Missouri is known for its insistence on visible, tangible proof. And one area where you can see results is in the promising research being conducted at four Missouri medical schools: University of Missouri-Columbia (MU), Washington University (Wash U), Saint Louis University (SLU) and University of Missouri-Kansas City (UMKC).

MU: Celebrating A Cell Success

Type 1 diabetes—or insulin-dependent diabetes mellitus (IDDM )—was once called juvenile diabetes since it typically develops in children, teens, and young adults. But it can happen at any age. With this autoimmune disease, your pancreas doesn’t make insulin. Without insulin, blood sugar can’t enter your cells to fuel energy. Blood sugar then builds up in your bloodstream and damages your body, causing many of the symptoms and complications of diabetes. Although IDDM can be managed successfully, there’s currently no cure for this chronic condition. But a cure appears to be Fas approaching.

Fas (a membrane protein in the “death receptor family”) can be cross-linked with its ligand FasL (a transmembrane protein in the tumor necrosis factor family). When the two bind, the result is “apoptosis” (cell death). It’s one way the body gets rid of unneeded or abnormal cells. Fas/FasL interactions play an important role in regulating the immune system.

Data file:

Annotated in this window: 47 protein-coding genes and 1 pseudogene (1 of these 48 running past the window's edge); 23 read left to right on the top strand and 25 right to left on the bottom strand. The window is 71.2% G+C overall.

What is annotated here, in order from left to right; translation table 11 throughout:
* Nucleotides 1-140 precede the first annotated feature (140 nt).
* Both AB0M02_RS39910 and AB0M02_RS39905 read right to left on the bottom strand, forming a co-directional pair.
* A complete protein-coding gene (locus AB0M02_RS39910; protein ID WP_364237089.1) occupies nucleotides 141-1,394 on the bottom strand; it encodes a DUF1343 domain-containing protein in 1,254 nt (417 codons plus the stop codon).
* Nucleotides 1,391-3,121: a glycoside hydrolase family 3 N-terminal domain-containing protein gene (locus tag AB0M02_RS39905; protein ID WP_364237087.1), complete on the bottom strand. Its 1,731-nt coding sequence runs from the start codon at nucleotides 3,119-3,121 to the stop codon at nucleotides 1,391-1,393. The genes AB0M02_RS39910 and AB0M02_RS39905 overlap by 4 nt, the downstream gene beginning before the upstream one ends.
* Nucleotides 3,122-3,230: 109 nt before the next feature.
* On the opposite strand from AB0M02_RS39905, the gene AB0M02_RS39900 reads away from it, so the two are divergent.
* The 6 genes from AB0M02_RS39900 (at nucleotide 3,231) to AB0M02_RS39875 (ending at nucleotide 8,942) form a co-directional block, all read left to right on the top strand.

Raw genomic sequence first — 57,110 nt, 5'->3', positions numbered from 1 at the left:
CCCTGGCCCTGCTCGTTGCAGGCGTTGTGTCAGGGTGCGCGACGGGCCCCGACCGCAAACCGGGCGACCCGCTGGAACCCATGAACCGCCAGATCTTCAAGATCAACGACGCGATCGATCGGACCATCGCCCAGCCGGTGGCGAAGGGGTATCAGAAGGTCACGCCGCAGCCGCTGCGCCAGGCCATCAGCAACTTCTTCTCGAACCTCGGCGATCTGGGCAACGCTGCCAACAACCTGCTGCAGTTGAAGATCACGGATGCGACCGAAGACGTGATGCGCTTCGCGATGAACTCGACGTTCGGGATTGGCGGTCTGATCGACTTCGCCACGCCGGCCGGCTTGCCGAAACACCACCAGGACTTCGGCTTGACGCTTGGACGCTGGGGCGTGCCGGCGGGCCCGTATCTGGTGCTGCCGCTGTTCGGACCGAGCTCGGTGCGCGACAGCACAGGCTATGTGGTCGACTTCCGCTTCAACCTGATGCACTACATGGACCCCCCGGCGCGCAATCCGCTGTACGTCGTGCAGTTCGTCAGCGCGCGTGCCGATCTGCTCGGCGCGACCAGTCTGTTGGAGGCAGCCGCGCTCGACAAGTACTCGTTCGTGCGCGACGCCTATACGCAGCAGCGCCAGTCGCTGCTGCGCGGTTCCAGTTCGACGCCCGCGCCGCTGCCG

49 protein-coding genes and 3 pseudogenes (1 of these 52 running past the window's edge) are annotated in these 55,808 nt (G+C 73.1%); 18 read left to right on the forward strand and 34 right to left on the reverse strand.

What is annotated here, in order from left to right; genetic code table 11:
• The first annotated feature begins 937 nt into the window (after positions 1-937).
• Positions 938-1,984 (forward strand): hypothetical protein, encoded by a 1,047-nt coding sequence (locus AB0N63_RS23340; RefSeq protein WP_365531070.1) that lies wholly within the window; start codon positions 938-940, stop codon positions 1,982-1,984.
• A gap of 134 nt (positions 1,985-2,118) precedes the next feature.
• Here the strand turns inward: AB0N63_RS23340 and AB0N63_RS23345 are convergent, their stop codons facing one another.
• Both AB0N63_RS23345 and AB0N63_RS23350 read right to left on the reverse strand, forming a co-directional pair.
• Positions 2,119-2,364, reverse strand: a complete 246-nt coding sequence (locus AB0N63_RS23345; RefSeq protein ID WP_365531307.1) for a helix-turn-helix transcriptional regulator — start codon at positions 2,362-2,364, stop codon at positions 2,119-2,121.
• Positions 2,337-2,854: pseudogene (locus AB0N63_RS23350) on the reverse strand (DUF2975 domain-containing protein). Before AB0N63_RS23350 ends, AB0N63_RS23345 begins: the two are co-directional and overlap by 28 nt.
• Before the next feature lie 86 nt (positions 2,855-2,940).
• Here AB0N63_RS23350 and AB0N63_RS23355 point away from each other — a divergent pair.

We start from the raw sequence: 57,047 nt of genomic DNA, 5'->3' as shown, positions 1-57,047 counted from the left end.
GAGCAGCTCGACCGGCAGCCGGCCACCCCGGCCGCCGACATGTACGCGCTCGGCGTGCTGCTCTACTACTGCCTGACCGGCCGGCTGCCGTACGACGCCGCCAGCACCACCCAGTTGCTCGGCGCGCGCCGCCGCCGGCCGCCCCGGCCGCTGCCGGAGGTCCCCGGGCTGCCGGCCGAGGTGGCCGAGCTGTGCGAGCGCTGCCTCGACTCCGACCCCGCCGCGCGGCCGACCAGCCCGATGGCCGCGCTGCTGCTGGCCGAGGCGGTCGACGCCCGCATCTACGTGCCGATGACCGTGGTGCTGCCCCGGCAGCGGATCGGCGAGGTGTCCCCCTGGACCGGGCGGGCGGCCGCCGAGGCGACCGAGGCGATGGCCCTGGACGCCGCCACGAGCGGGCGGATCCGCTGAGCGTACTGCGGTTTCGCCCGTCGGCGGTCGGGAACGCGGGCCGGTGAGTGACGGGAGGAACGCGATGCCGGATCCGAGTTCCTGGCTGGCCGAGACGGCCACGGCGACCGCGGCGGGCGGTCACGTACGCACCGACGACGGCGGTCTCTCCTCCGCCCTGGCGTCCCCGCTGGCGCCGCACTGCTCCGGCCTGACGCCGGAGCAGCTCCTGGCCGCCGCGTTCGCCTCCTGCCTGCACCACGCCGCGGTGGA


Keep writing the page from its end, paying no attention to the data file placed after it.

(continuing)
Dr. Esma Yolcu and Dr. Haval Shirwan (University of Missouri School of Medicine photo)

A team of researchers from the University of Missouri, Georgia Tech, and Harvard successfully employed a novel treatment for IDDM in a large animal model. Their method involves transplanting insulin-producing pancreas cells—islets—from a donor along with FasL to a recipient, without the need for long-term immunosuppressive drugs. Although those drugs prevent rejection of transplanted cells, they are not “specific,” and they kill good cells as well as bad. So, the prospect of eliminating the need for those drugs is groundbreaking.

The two lead MU researchers, Dr. Haval Shirwan and Dr. Esma Yolcu, are professors of child health and molecular microbiology and immunology in the MU School of Medicine. They joined the MU faculty in spring 2020, and are part of the first group of researchers to begin working in the Roy Blunt NextGen Precision Health building.

“We are using this for Type 1 diabetes,” Shirwan says. “But also we are using this technology in cancer settings … it’s a ‘platform technology.’” The team hopes that in combination with other biologics it’s making in-house, it will be able to target cancers as well. “We prevented the rejection of the transplanted islets in preclinical models without a need for immunosuppression. That was quite encouraging. Now, we are getting ready for the phase I clinical trial (which will test the technology on humans). Hopefully next year.”

Shirwan and Yolcu have dedicated more than 22 years of their lives to the development of this platform technology. Not only are the two wed in their pursuit of a cure for Type 1 diabetes, but they’re also wed as husband and wife.

For Yolcu, talking with young patients and their families only furthers her resolve. “I assure them that this is really my goal in my scientific career: that before I retire and leave the scientific field, I’ll have this impactful … potentially a cure, with our concept.”

The duo is extremely grateful for the support and grants they’ve received from the Juvenile Diabetes Research Foundation and the National Institutes of Health.


Wash U: T-ing Up A Cancer Cure

Just a couple hours east of Columbia, but headed in the same direction research-wise, physicians at Washington University School of Medicine in St. Louis are also pursuing extremely promising cell research.